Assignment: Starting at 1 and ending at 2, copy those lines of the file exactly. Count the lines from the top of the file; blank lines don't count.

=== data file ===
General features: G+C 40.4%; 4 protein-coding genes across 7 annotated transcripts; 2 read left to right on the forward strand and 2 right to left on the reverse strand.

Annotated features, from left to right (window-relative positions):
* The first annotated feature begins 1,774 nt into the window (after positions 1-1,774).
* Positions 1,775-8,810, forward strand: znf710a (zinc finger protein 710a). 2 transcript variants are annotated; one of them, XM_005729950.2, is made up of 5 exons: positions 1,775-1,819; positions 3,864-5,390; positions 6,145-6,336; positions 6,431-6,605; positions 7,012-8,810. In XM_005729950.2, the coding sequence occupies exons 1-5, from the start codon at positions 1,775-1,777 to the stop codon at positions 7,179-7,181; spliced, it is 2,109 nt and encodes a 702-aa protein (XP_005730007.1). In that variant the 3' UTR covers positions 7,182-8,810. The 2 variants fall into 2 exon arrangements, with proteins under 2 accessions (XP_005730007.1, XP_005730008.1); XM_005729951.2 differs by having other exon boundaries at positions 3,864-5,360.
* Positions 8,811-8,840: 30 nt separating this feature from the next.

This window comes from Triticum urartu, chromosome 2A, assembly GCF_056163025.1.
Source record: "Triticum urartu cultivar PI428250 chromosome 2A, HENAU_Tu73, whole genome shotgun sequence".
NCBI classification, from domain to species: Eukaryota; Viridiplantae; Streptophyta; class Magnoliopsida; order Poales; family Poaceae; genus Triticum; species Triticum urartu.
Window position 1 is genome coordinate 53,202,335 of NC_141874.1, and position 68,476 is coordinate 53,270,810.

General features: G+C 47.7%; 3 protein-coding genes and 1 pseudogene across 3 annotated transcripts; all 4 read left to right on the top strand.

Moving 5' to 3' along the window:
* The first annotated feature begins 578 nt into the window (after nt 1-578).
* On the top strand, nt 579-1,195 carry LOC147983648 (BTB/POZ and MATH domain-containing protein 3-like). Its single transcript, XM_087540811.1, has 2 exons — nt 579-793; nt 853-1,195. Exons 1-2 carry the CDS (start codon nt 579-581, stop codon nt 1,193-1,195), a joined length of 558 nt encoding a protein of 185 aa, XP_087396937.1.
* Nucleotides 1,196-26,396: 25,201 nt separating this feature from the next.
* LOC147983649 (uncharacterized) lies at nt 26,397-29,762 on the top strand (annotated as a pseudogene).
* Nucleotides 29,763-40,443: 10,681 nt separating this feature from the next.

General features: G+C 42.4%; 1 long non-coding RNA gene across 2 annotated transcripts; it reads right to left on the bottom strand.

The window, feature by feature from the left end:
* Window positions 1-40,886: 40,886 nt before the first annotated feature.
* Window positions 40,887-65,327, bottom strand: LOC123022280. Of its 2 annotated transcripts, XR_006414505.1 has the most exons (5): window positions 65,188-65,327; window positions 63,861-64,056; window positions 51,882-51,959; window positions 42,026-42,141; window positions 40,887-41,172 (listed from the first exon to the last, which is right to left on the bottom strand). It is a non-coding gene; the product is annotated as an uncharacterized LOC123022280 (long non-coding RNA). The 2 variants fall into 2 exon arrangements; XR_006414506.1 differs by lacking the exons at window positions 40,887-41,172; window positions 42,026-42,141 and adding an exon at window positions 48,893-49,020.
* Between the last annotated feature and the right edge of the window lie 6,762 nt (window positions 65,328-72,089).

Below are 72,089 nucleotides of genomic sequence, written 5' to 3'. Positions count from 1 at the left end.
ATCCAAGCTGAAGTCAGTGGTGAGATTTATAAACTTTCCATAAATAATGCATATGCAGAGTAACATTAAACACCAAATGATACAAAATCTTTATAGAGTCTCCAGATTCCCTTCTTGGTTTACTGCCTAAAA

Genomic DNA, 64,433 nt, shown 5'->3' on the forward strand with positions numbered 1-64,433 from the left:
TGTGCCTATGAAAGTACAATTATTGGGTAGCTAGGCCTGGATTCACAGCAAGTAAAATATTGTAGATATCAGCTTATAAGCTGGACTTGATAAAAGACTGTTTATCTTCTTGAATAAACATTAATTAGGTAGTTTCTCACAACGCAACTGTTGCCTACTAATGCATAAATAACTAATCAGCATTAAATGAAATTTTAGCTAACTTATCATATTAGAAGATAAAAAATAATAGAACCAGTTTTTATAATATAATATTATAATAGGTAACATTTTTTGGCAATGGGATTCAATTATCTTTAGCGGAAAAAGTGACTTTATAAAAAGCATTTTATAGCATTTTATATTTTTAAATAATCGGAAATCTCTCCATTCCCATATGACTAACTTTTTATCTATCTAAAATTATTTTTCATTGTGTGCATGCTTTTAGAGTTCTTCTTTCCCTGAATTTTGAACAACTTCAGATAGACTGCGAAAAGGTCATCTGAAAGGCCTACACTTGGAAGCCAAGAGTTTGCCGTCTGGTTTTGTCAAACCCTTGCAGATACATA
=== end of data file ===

General features: G+C 40.4%; 4 protein-coding genes across 7 annotated transcripts; 2 read left to right on the forward strand and 2 right to left on the reverse strand.

Annotated features, from left to right (window-relative positions):